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Helping others. For fun.

What makes me smile looking back on my day? It’s not the $5 I spent on a that new thing, or the $5 I saved with that special coupon; it’s the $5 that I gave to Tom the bottle guy. (Here in Maine we have a bottle law so people collect empties for money). When I ran into Tom on the street I didn’t have any empties to give him, or time to go get some from my office, and then it occurred to me: “I could just give him $5.” What a fun idea!

“But he didn’t earn it,” says a voice in my head. There’s another voice that says, “If you give people money they will just use it for drugs or alcohol.” And another voice says, “You’re creating dependency. Tom should get a job.” I used to listen to these voices. Today I don’t. Today I listen to the voice that says, “If a fellow human is in dire straits, help them if you can.”

My decision whether or not to hand someone a $5 bill doesn’t need to be a whole big statement about my political principles. In that moment I don’t need to be all thoughtful or righteous or care what people think. What’s gonna make me feel good? I make it a heart thing not a head thing.

And today, I don’t give with strings. I used to say, “Now you’re gonna spend this on food, right?” Or, “I won’t give you money but I’ll buy you a meal.” And I would feel so righteous about applying my big morality in this little situation. Today I honor the dignity of the asker. I don’t impose my views about how they should spend their money. I try to treat them as an equal, walking along with me, a lateral transfer.

Lately I’ve been helping to deliver furniture to asylum seekers. No big deal, just a couple deliveries here and there. Yet look at this family and how happy they are with their new couch. This family had been sitting on the floor of their living room. And eating on the floor of their kitchen. And sleeping on the floor with no mattresses. Now at least they have a couch. How fun is that!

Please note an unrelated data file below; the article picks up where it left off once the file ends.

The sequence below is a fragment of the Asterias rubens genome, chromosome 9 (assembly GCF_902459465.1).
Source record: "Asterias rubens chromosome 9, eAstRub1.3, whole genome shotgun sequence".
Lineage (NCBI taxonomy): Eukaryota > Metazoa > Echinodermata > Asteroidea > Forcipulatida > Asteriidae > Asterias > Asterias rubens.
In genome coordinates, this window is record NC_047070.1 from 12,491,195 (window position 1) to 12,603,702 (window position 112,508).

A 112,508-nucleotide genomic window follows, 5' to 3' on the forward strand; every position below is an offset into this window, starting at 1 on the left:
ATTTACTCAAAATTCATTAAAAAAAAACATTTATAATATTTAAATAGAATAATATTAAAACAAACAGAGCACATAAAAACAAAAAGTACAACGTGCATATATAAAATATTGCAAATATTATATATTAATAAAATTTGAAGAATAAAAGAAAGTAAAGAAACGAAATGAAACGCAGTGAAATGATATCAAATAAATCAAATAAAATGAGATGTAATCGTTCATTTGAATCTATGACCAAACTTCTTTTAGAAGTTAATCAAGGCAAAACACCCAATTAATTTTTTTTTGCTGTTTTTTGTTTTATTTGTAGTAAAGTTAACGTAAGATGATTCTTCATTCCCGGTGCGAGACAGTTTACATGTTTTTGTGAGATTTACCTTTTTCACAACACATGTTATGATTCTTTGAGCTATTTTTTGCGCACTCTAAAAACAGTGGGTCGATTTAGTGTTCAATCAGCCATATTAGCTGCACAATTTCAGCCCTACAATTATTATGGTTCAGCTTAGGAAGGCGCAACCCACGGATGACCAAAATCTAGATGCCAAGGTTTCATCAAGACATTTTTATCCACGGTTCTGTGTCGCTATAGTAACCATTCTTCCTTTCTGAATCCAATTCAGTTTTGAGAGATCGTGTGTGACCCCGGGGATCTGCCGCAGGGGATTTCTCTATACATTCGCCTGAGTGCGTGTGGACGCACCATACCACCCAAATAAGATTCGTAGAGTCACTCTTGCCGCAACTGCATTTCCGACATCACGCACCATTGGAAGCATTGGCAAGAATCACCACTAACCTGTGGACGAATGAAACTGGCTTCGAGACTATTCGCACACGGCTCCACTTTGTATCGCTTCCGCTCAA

Just because I give to you doesn’t mean less for me. That’s an old voice in my head. Today when I give to you my heart gets full. I make fun for myself by doing stuff for others. The needs can seem so great and the world can seem so heavy. That doesn’t mean we have to be sad and forlorn and give up on joy. Just do whatever you can wherever you can and have fun with it. That’s what I say. That’s the voice I listen for today.

11 thoughts on “Helping others. For fun.

  1. yes, so glad you shared that….one has those thoughts, questions, smiles, worries…

    so great to just go for it in spontaneity!!!

  2. Thanks everyone for your comments. They are SO appreciated.

    Terry’s story reminds me of this idea: “Try to to something nice for someone every day, and not get caught.”

  3. Craig – thank you for sharing. I will take a moment to share back…As the 2023 holidays approached, some kind person started a thread on FB asking neighbors to identify anything they were in need of. The response was beautiful. Nearly everyone who posted a need found someone local who was able to fill that need, no strings attached. There was one post that listed a personal item, not something that could be passed on or re-purposed. My husband and I messaged her privately and provided her the money to meet her need. The only requirement was that she not share the source of the funds. This was our holiday gift to the universe, and it continues to bring us joy daily. We have never met the recipient and probably never will; but we are confident her circumstances are better – and we are certain that our are. Hugs to you this February day!

  4. Yes! Beautiful and inspiring Craig! Thank you for the reminder. Sending many blessings your way ~ Joyce Bailey

  5. And perhaps “Tom” lost his job in the 2008 Recession, and Tom is over 50 years old, and so no one will hire him. Or perhaps Tom had to leave work to help his parents, and then lost his home not working. There are so many stories about Tom that you can not even imagine. Life is hard and sometimes becomes all untangled. It is absolutely humiliating asking for help when resources have all run dry. So, help someone not feel humilated, give them back some dignity and respect, give them money with no judgement.

  6. Hey Craig, I love how simple you make the giving process by making it a heart process. It’s all those head voices (and thanks for naming some of them) that make things complicated. Leading from the heart let’s me relax (the voices) and enjoy the giving. And it doesn’t mater if anything comes back, I’ve already reaped the rewards in the enjoyment. Thanks for the reminder — and bringing this simple/profound piece of wisdom into the GGD forum.

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